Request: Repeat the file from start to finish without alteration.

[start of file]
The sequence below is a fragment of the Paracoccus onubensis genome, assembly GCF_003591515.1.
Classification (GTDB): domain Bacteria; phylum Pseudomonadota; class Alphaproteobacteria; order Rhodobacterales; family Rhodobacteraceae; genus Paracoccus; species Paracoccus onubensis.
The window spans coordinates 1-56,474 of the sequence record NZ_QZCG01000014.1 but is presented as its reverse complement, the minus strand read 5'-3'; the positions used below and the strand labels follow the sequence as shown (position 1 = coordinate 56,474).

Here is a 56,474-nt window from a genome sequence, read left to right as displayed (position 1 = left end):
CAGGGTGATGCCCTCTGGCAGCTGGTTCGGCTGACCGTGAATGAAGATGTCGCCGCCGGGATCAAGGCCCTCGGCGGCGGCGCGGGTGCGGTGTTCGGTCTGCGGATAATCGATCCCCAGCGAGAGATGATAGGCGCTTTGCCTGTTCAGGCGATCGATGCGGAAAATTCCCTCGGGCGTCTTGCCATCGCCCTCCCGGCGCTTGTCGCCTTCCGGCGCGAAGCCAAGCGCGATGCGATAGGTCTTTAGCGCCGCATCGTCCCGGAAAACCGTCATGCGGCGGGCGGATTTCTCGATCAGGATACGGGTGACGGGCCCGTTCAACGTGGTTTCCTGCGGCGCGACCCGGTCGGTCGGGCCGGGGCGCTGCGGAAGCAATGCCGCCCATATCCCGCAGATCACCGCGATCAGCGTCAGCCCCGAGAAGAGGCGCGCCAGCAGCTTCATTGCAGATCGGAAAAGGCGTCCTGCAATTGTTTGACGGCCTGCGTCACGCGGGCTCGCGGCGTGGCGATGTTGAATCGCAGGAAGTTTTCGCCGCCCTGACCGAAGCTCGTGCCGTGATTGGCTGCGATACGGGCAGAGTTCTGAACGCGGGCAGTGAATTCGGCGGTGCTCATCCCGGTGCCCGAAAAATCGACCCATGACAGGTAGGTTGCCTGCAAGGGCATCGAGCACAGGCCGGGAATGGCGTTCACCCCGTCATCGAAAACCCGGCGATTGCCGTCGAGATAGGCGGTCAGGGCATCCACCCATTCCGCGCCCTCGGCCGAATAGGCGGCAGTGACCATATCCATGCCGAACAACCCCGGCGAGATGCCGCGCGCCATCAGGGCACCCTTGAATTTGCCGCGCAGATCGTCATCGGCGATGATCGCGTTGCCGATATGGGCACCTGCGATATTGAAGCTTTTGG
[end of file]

The sequence below is a fragment of the Paracoccus onubensis genome, assembly GCF_003591515.1.
Classification (GTDB): domain Bacteria; phylum Pseudomonadota; class Alphaproteobacteria; order Rhodobacterales; family Rhodobacteraceae; genus Paracoccus; species Paracoccus onubensis.
The window spans coordinates 1-56,474 of the sequence record NZ_QZCG01000014.1 but is presented as its reverse complement, the minus strand read 5'-3'; the positions used below and the strand labels follow the sequence as shown (position 1 = coordinate 56,474).

Here is a 56,474-nt window from a genome sequence, read left to right as displayed (position 1 = left end):
CAGGGTGATGCCCTCTGGCAGCTGGTTCGGCTGACCGTGAATGAAGATGTCGCCGCCGGGATCAAGGCCCTCGGCGGCGGCGCGGGTGCGGTGTTCGGTCTGCGGATAATCGATCCCCAGCGAGAGATGATAGGCGCTTTGCCTGTTCAGGCGATCGATGCGGAAAATTCCCTCGGGCGTCTTGCCATCGCCCTCCCGGCGCTTGTCGCCTTCCGGCGCGAAGCCAAGCGCGATGCGATAGGTCTTTAGCGCCGCATCGTCCCGGAAAACCGTCATGCGGCGGGCGGATTTCTCGATCAGGATACGGGTGACGGGCCCGTTCAACGTGGTTTCCTGCGGCGCGACCCGGTCGGTCGGGCCGGGGCGCTGCGGAAGCAATGCCGCCCATATCCCGCAGATCACCGCGATCAGCGTCAGCCCCGAGAAGAGGCGCGCCAGCAGCTTCATTGCAGATCGGAAAAGGCGTCCTGCAATTGTTTGACGGCCTGCGTCACGCGGGCTCGCGGCGTGGCGATGTTGAATCGCAGGAAGTTTTCGCCGCCCTGACCGAAGCTCGTGCCGTGATTGGCTGCGATACGGGCAGAGTTCTGAACGCGGGCAGTGAATTCGGCGGTGCTCATCCCGGTGCCCGAAAAATCGACCCATGACAGGTAGGTTGCCTGCAAGGGCATCGAGCACAGGCCGGGAATGGCGTTCACCCCGTCATCGAAAACCCGGCGATTGCCGTCGAGATAGGCGGTCAGGGCATCCACCCATTCCGCGCCCTCGGCCGAATAGGCGGCAGTGACCATATCCATGCCGAACAACCCCGGCGAGATGCCGCGCGCCATCAGGGCACCCTTGAATTTGCCGCGCAGATCGTCATCGGCGATGATCGCGTTGCCGATATGGGCACCTGCGATATTGAAGCTTTTGG